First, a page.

1. Unfortunately, there is no degree or certification that accredits a person to tag him/her “professional” in this field. Give a person access to for a few months and BINGO ! they think they know it all and can profit from it, scary !

  2. So, Anonymous, a degree or certification means ‘professional’ in the genealogy industry? In other industries, I’ve come across many degreed individuals who are not professional nor do they exhibit basic knowledge of the field their degree is in. To assume that everyone who has a degree is a professional is as silly as assuming that everyone listed in a census household is blood-related and that the male head of household is the legal husband to the woman listed directly beneath him and is the blood-related father of the children listed directly underneath the woman who is listed directly beneath the head of household.

    Assumptions can lead to erroneous results. I always question researchers who follow the letter of ‘genealogy law’ while performing genealogical research but fail to apply the same logic to other areas of critical thinking.

    Sound business concepts, such as what Valerie has listed above, will separate out for the consumer who is truly a professional and who is not.

    Let’s have a little faith in consumers as a whole. I for one would not stand for someone telling me who I could or could not hire based on whether the individual in question has a degree or not.

    ~Caroline Pointer

  3. Caroline you are so spot on. Thanks for pointing out that logic and reason extend beyond BCG guidelines.

    For the record, I haven’t gone through any accreditation boards because neither cover my specialty, which is Japanese research. FYI you cannot do that research on or anywhere else online. Everything has to be written and read in Japanese through specific channels in Japan and done in a very particular way. Let me know if you can do that. While not accredited, I adhere to BCG standards, I study and work hard at being professional in all areas of my business. I believe if you if act like a professional, research like a professional and can make a income as a professional than I certainly do not need someone else to validate me.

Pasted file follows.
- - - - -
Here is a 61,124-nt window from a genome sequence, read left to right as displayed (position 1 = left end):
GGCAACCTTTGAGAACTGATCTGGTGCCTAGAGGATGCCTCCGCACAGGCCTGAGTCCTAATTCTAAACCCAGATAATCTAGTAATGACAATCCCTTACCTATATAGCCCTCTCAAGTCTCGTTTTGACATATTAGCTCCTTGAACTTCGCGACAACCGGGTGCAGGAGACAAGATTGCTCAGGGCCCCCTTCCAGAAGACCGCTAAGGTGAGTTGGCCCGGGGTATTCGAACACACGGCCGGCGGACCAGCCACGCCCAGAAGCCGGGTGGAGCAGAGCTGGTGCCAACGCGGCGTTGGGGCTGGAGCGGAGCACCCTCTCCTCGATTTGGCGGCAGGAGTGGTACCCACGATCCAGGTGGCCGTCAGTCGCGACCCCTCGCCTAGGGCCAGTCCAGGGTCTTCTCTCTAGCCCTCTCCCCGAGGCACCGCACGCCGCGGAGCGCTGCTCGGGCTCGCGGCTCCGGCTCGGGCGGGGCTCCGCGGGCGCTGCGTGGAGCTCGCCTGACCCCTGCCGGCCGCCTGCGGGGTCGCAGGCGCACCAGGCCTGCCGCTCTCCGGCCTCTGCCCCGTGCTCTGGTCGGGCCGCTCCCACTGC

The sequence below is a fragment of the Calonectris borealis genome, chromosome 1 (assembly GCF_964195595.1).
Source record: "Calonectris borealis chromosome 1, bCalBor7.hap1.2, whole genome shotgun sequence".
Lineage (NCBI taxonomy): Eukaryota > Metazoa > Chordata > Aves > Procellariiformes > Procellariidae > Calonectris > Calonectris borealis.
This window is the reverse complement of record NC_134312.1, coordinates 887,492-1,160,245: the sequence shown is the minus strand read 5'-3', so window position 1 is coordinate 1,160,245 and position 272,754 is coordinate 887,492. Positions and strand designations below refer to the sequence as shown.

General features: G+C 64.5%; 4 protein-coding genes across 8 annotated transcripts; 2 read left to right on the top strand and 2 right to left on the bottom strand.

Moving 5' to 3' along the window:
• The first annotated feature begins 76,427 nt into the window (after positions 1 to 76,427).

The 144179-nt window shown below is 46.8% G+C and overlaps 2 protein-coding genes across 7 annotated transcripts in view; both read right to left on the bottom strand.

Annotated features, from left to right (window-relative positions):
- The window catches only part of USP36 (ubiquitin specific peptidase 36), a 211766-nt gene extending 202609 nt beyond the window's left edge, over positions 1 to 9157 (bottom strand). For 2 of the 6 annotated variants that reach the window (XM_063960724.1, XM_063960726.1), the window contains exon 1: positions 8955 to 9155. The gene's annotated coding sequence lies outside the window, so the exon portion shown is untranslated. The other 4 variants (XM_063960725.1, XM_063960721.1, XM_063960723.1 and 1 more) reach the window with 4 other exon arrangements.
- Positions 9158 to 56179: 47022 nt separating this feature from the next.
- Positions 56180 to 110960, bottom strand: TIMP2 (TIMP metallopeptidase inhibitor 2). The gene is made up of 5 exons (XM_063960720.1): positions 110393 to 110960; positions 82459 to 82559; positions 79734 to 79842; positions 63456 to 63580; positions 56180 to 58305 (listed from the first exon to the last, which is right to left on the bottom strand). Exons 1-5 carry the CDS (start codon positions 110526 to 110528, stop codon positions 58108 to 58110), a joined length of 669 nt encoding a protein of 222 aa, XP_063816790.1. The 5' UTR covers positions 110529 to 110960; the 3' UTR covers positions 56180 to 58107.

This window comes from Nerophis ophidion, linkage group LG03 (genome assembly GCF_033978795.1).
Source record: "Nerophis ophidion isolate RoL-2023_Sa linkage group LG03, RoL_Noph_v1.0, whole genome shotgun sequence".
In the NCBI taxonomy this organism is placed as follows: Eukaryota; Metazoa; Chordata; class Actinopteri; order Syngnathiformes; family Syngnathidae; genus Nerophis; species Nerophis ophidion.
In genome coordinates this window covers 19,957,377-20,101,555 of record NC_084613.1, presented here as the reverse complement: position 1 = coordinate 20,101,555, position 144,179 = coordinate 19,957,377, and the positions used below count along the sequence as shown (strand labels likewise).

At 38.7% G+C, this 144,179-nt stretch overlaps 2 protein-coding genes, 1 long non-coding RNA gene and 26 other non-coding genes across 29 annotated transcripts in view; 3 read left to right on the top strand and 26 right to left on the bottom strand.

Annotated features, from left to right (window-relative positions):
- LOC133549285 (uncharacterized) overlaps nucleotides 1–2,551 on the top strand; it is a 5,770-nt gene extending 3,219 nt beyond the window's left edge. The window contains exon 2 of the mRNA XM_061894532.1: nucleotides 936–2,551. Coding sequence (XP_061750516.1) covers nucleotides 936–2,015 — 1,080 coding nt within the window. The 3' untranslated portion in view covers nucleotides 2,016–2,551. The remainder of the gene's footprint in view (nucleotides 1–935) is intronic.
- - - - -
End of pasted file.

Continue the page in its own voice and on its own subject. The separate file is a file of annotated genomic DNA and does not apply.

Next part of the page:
I will eventually get certification, but it will be for my own person growth and not to satisfy others need.

    What you might question is why what someone calls themselves somehow threatens your own value. Just a thought.

  4. Valeria,

    Thank you for posting this after almost two weeks of the dialog that has been going around.

    As one of those non-Professionals, but a Blogger, I would submit to you, that some of the Genea-Bloggers support the Professionals in a number of ways.

    Talking about “your” blog, trying to put interested folks to your Blog. I have been known to drive 4 or 5 hours to be at a presentation of a Professional. In my own way, try to support “you”, as I learn from “you”.

    Being on the other side of the fence, I hope that both sides will get back to being the community that I am a part of.

    I have mentioned to a couple of local groups to bring in a Professional to one of our meetings, either in person or via the technology that we have.